Trentham Monkey Forest Details:

Opening Times – Open every day in 2013 from the 23rd March – 3rd November including all bank holiday weekends.
23rd March to the 19th July – 10am to 5pm – last entry 4pm.
20th July to the 1st September – 10am to 6pm – last entry at 5pm.
2nd September to the 26th October – 10am to 5pm – last entry at 4pm.
27th October to the 3rd November – 10am to 4pm – last entry at 3pm.
Open 9th and 10th November – 10am to 4pm – last entry 3pm.

Telephone – 01782 659 845

Website – http://www.trentham-monkey-forest.com

Enjoy a magical day out at The Trentham Estate

Italian Garden Summer from above

Famous for its gardens in particular and open all year round, today I visited The Trentham Estate. Boasting not just beautiful and scenic gardens, I found this attraction a fun place with many activities and things to do for the whole family. Whether you’re a shopper, a gardener, an active person or someone who just wants a fun day out with the kids in either summer or winter – The Trentham Estate has it all.

I found this attraction one of the easiest to get to due to it’s easy to spot location on a main road and due to it being frequently signposted on brown and white signs throughout the city. There is ample free parking for visitors on site, and if you are arriving by public transport there are various bus links which you can use. The 101 runs every 20 minutes, along with the X1 every 60 minutes, and is a short drive by taxi or bus from Stoke-on-Trent station if you are arriving via train.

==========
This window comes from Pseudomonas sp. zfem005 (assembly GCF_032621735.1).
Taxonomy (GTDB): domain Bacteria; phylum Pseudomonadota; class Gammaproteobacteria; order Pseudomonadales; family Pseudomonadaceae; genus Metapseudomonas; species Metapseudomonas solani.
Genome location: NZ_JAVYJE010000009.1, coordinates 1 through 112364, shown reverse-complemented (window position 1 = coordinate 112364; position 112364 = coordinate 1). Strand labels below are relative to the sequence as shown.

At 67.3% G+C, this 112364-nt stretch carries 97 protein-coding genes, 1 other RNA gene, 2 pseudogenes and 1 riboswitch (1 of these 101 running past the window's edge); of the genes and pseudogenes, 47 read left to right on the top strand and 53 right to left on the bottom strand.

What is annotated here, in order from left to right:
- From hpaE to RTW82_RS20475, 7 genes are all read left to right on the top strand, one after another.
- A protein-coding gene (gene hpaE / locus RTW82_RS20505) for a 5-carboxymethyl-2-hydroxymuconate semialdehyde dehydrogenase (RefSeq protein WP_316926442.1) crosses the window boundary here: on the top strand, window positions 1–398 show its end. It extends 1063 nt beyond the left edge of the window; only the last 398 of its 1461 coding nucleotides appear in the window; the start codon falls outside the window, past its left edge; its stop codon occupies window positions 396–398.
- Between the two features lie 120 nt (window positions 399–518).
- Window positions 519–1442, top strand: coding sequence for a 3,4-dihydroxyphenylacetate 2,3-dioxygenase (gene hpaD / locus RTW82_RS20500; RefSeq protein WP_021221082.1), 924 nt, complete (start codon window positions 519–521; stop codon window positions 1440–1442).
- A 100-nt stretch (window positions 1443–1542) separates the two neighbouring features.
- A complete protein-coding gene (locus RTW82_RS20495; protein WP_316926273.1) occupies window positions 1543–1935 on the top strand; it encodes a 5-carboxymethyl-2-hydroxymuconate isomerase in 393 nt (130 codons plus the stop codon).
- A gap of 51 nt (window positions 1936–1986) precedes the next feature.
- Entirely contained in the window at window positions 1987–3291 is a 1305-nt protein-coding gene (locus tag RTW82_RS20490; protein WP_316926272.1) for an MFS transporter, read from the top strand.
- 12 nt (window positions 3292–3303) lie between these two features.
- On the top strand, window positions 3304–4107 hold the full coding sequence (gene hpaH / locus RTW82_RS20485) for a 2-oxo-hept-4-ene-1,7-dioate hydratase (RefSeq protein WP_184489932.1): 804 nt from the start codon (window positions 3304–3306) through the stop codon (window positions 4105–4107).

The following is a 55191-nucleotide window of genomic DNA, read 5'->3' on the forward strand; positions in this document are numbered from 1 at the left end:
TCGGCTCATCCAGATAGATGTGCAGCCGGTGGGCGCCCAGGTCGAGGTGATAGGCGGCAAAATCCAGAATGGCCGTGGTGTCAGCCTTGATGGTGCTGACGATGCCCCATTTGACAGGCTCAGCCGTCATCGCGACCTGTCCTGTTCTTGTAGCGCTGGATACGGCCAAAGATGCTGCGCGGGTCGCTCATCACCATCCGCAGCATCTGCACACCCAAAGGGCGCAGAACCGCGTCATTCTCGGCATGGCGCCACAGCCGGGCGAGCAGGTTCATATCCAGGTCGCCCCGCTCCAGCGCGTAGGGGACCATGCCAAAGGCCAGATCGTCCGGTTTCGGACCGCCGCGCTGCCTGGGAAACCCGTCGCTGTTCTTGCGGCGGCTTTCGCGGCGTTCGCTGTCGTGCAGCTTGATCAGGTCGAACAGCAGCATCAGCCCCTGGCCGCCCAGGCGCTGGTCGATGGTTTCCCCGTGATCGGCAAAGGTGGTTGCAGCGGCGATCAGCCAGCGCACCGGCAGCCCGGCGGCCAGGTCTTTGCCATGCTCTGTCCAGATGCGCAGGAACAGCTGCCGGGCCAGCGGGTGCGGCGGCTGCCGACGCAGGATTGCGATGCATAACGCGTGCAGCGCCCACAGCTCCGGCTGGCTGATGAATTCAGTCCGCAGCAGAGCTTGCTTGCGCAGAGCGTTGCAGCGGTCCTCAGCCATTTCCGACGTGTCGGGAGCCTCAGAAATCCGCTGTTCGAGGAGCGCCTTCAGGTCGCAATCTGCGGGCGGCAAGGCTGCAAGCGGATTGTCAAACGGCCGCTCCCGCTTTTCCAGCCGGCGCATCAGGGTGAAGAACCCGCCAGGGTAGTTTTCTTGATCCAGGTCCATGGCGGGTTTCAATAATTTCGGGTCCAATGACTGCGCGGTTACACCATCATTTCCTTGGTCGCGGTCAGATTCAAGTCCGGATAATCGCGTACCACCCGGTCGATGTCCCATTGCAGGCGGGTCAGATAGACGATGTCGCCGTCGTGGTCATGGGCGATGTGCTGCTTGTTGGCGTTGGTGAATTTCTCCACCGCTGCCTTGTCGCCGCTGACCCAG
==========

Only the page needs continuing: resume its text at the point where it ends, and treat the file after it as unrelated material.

When I entered the Estate, I instantly noticed there was a Premier Inn on site which makes this an ideal location if you are looking to stay overnight in Stoke-on-Trent. There is also a Frankie and Bennys restaurant if the unlikely event occurs that you do not fancy anything to eat at one of the many high quality cafés that the Trentham Estate has!

Prior to visiting the gardens, I decided to visit the Shopping Village, as this (along with the Garden Centre) is one of the first attractions you see upon entry. When you hear the phrase ‘Shopping Village’, like me, you might Trentham Retailinstantly think that this is just a variation of the name ‘Shopping Centre’ to make it stand out and seem more unique. However, a ‘village’ is exactly what this shopping venue is. Hosting a variety of shops in around 60 timber Lodges, you are sure to find an array of brands, from big names like Bench and Superdry to the Edinburgh Woollen Mill and Thorntons, to much smaller names. As this is Stoke-on-Trent, no retail experience would be complete without a range of famous pottery industry names! The Trentham Estate has various pottery stores for famous names such as Aynsley China, Portmeirion, Spode and Royal Worcester.